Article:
I read with interest the City Pulse editorial in your Feb. 1 edition titled “Tax the Rich,” and I agree that changes Governor Whitmer has proposed, including expansion of the state’s Earned Income Tax (which I worked on since it was first introduced in 2006), changes to the “pension tax” and universal pre-school should be adopted.
However, your closing paragraph caught my attention. Your editorial makes the case for creating “a fair and equitable system of taxation that benefits low-and middle income families and eschews public subsidies for the wealthy.”
Michigan needs a graduated income tax if we’re going to have a such a system.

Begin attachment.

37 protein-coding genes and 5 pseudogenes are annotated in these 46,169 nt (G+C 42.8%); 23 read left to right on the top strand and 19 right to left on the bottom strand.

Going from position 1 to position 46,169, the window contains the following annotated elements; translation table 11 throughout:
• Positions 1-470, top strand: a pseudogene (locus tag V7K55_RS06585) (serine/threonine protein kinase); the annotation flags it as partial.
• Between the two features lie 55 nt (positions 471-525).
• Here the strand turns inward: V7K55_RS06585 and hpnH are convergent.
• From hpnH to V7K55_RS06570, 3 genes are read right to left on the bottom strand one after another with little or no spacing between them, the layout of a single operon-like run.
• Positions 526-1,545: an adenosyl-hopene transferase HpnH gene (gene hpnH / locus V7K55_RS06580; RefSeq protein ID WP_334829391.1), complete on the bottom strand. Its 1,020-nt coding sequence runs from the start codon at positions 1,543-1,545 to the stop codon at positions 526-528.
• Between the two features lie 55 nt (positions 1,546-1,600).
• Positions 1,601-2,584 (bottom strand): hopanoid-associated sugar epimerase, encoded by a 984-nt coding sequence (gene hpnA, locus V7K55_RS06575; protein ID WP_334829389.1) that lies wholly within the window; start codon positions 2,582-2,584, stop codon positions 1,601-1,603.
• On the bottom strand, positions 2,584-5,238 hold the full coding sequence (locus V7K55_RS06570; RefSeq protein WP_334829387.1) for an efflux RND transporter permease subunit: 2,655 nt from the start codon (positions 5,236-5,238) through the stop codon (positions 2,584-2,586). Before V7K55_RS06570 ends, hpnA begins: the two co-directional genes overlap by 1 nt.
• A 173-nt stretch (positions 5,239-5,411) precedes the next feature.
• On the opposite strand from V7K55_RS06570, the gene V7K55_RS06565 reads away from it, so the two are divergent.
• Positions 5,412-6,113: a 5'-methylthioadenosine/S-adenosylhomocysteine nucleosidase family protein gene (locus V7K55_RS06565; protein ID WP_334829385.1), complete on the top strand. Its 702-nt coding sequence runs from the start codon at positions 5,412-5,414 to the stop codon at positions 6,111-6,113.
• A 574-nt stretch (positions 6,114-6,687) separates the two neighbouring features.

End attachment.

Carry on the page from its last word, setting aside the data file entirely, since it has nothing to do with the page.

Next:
Today, a millionaire pays the same state tax rate (4.25 percent) as a single mom making $15,000 per year, or a married couple making $70,000 per year. That’s not right.
After payroll taxes such as FICA (Social Security and Medicare) and state and federal taxes are deducted, the price of a loaf of bread, a carton of eggs or a pound of ground beef represent a far greater portion of the disposable income of low and middle-class workers, than the millionaire.
A graduated income tax is based on a household’s ability to pay. Those who make less pay a lower rate. Those who earn more pay a higher rate.
Michigan is one of only nine states with a flat income tax and, while the flat tax is not only unfair, it is not capturing the economic growth that is occurring at the top of the income scale.
This won’t be easy. Michigan’s Constitution prohibits a graduated income tax. But I believe, with proper messaging and real-life examples, the time is right for this fundamental and much needed change to our tax structure.
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